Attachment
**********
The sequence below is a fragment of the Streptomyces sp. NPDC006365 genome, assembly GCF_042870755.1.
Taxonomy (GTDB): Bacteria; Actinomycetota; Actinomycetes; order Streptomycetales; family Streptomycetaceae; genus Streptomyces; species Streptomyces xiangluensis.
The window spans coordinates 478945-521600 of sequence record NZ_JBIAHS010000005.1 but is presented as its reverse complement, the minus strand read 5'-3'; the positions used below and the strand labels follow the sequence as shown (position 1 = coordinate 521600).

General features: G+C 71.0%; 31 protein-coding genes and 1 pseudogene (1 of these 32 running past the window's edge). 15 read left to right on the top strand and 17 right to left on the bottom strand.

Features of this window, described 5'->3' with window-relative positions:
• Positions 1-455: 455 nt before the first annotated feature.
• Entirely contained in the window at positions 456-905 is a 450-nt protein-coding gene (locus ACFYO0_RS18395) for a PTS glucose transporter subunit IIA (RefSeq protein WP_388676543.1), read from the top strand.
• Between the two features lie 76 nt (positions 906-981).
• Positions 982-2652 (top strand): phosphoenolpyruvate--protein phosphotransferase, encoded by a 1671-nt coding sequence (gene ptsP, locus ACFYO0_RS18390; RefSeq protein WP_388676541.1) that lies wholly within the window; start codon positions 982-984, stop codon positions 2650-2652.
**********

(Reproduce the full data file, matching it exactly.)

The sequence below is a fragment of the Streptomyces sp. NPDC006365 genome, assembly GCF_042870755.1.
Taxonomy (GTDB): Bacteria; Actinomycetota; Actinomycetes; order Streptomycetales; family Streptomycetaceae; genus Streptomyces; species Streptomyces xiangluensis.
The window spans coordinates 478945-521600 of sequence record NZ_JBIAHS010000005.1 but is presented as its reverse complement, the minus strand read 5'-3'; the positions used below and the strand labels follow the sequence as shown (position 1 = coordinate 521600).

General features: G+C 71.0%; 31 protein-coding genes and 1 pseudogene (1 of these 32 running past the window's edge). 15 read left to right on the top strand and 17 right to left on the bottom strand.

Features of this window, described 5'->3' with window-relative positions:
• Positions 1-455: 455 nt before the first annotated feature.
• Entirely contained in the window at positions 456-905 is a 450-nt protein-coding gene (locus ACFYO0_RS18395) for a PTS glucose transporter subunit IIA (RefSeq protein WP_388676543.1), read from the top strand.
• Between the two features lie 76 nt (positions 906-981).
• Positions 982-2652 (top strand): phosphoenolpyruvate--protein phosphotransferase, encoded by a 1671-nt coding sequence (gene ptsP, locus ACFYO0_RS18390; RefSeq protein WP_388676541.1) that lies wholly within the window; start codon positions 982-984, stop codon positions 2650-2652.